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Doctor, I take warfarin for atrial fibrillation but I have to stop it before my upcoming surgical procedure. Do I need to inject myself with needles while I am off of warfarin?

People with atrial fibrillation and a low to moderate risk for stroke (as determined by their doctor) who need to stop taking warfarin before a surgery or invasive procedure do not need to use injections (bridging) before and after surgery. These results do not apply to people who have mechanical heart valves or other conditions that put them at high risk for stroke.


Study highlights

People with atrial fibrillation on warfarin who did not use bridging injections before and after an invasive procedure did not have more strokes, TIAs, or blood clots in arteries compared to people who used used bridging injections.

The risk of major bleeding after procedures was higher in the group of people who used bridging injections.


Understanding the problem

People with atrial fibrillation who are taking warfarin may need an invasive procedure or surgery. Atrial fibrillation increases the risk of blood clots forming within the heart which can then break loose and travel to the blood vessels in the brain to cause a stroke or TIA. These clots can also travel to other arteries in the body, e.g. within the leg. Warfarin reduces this risk by preventing the formation of blood clots.

Surgeries and invasive procedures create a risk for bleeding. This risk is higher when a person is taking an anticoagulant. Doctors will therefore ask patients to stop anticoagulants before these procedures to reduce the risk of bleeding during and after the procedure.

Sometimes doctors recommend replacing warfarin with injectable anticoagulants because they don’t stay in the blood as long as warfarin stays in the blood. These injections are used to “bridge” the gap when the protective effect of warfarin is low before or after a procedure (as measured by a blood test called the INR). This strategy has previously been used to reduce the risk of strokes, TIAs, or blood clots in arteries around the time of procedures. However, if the level of the bridging anticoagulants in the blood is too high, bridging will also increase the risk of bleeding during and after invasive procedures.

Researchers wanted to know if people with atrial fibrillation who do not replace warfarin with bridging injections of another anticoagulant will have similar risks of forming blood clots and a lower risk of bleeding around the time of invasive procedures.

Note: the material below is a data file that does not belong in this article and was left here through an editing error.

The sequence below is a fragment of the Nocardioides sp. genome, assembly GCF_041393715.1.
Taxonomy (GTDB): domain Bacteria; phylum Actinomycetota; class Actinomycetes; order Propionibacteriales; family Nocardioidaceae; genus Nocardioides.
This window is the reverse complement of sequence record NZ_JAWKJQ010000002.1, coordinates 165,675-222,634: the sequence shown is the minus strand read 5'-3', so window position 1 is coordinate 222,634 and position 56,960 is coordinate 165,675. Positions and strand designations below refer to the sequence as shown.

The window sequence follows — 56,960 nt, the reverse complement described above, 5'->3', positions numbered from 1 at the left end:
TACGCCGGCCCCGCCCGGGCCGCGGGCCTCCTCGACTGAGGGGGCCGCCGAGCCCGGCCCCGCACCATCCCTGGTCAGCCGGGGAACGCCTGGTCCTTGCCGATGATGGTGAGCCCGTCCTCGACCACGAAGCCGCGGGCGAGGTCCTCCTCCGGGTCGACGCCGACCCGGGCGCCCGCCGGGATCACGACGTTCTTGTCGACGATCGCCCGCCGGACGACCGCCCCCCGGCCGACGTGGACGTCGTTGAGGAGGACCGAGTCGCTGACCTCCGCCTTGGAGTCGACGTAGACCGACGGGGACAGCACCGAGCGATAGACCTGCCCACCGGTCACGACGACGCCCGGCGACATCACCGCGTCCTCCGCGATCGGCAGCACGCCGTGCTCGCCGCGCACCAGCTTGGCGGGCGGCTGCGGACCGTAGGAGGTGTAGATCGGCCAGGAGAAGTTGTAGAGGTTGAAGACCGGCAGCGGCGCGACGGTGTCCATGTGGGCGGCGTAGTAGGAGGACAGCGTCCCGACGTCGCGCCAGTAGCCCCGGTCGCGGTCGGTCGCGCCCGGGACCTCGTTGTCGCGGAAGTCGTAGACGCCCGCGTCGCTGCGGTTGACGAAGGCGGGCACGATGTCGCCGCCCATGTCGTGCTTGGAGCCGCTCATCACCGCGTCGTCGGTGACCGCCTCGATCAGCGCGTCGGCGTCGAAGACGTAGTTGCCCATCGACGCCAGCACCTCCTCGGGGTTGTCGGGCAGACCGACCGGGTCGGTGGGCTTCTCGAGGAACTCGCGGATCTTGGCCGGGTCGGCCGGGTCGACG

Who? The study included 1884 adults (mean age 71.7 years; 73.4% were men) who had atrial fibrillation or atrial flutter. These people were taking warfarin and needed to stop it before elective surgery or an invasive procedure. They also had at least one or more medical conditions that increased their risk for stroke (heart failure, high blood pressure, age 75 years old or older, diabetes, and history of stroke or TIA). People were not included in the study if they had a mechanical valve, kidney failure, recent bleeding event, or recent strokes, TIAs, or blood clots in arteries.

What? The study compared people who received bridging injections (dalteparin) with people who received placebo injections

Bridging injections

vs

Placebo injections

Warfarin stopped 5 days before the procedure

Dalteparin injections once a day for several days before and after the procedure

Warfarin restarted after the procedure and injections stopped once INR within the protective range



Warfarin stopped 5 days before the procedure

Placebo injections for several days before and after the procedure

Warfarin restarted after the procedure and injections stopped once INR within the protective range



Bridging injections (dalteparin) vs placebo injections before and after an invasive procedure

Outcomes at 30 days

Rate of events with bridging injections

Rate of events with placebo injections

Results

Stroke, TIA or perpherial artery clot

1 out of 100 people

1 out of 100 people

No difference

Major bleeding

3 out of 100 people

1 out of 100 people

About 2 more people had a major bleed if they used bridging injections


This Evidence Summary is based on the following article:

Douketis JD, Spyropoulos AC, Kaatz S, et al. Perioperative Bridging Anticoagulation in Patients with Atrial Fibrillation. N Engl J Med. 2015 Aug 27;373(9):823-33. doi: 10.1056/NEJMoa1501035. Epub 2015 Jun 22. PubMed

Published: Friday, September 18, 2020
Last Updated: Thursday, September 24, 2020